SOPA attempted to change that in Section 201, aptly titled "Streaming of copyrighted works in violation of criminal law." Some have suggested that the SOPA version and an earlier stand-alone piece of legislation from Sen. Amy Klobuchar (D-Minn.) would have criminalized covers of songs shared on Youtube.
One campaign against this particular type of copyright crackdown highlighted how such a law could have made Justin Bieber into a criminal. Bieber himself spoke out against Klobuchar's bill, saying the senator should be "locked up—put away in cuffs" while noting he personally thinks it is "awesome" when he sees fans uploading their own covers of his songs.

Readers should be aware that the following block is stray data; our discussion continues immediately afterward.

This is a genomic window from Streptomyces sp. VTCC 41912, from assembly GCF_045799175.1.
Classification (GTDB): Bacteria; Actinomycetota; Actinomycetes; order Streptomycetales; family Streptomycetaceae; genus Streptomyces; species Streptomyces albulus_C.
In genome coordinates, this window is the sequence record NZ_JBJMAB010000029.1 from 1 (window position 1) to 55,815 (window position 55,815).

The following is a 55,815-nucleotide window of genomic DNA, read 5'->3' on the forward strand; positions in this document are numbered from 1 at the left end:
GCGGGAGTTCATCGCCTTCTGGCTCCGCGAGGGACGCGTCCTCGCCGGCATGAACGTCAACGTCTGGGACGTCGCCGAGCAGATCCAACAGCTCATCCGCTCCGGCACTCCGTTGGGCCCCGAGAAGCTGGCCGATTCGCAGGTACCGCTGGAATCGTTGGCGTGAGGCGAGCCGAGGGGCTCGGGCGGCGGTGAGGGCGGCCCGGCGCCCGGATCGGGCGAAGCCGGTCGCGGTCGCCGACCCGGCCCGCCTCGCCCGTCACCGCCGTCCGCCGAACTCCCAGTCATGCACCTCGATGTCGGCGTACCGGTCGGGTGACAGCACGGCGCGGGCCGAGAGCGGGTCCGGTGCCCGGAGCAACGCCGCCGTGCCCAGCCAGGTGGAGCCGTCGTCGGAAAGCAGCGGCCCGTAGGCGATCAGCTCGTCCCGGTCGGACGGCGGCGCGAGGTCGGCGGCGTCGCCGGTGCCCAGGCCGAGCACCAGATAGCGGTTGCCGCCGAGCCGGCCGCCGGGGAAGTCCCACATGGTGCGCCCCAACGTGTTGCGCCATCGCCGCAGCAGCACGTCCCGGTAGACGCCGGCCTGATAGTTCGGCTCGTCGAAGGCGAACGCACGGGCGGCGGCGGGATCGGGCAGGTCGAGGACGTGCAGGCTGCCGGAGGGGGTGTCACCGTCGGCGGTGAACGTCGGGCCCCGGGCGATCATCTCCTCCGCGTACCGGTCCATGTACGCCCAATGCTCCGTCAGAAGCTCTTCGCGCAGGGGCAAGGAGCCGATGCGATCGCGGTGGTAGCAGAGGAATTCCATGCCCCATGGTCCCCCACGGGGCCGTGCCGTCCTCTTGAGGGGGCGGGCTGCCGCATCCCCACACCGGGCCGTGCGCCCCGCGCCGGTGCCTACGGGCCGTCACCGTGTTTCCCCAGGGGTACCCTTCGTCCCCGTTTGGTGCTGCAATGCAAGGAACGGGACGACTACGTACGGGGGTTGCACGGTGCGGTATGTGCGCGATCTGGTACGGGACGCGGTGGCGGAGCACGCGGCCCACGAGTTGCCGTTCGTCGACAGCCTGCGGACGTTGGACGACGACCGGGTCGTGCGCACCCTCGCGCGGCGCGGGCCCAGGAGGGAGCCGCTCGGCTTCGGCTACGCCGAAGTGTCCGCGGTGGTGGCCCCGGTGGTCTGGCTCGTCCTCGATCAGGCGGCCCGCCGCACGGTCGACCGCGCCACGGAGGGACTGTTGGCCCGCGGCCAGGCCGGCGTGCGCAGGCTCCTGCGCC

The Commerce Department report recommends "[a]dopting the same range of penalties for criminal streaming of copyrighted works to the public as now exists for criminal reproduction and distribution," adding that "[s]ince the most recent updates to the criminal copyright provisions, streaming (both audio and video) has become a significant if not dominant means for consumers to enjoy content online."
It's certainly true that as networks have built the capacity to stream large amounts of data, streaming has become a major way for people to consume entertainment online -- and not all of that consumption is officially sanctioned. But as the quality of legal streaming options has grown, so has the market for it. Netflix boasts "nearly 38 million members" in 40 countries and the music streaming service Spotify claims over 24 million active users in more than 28 countries.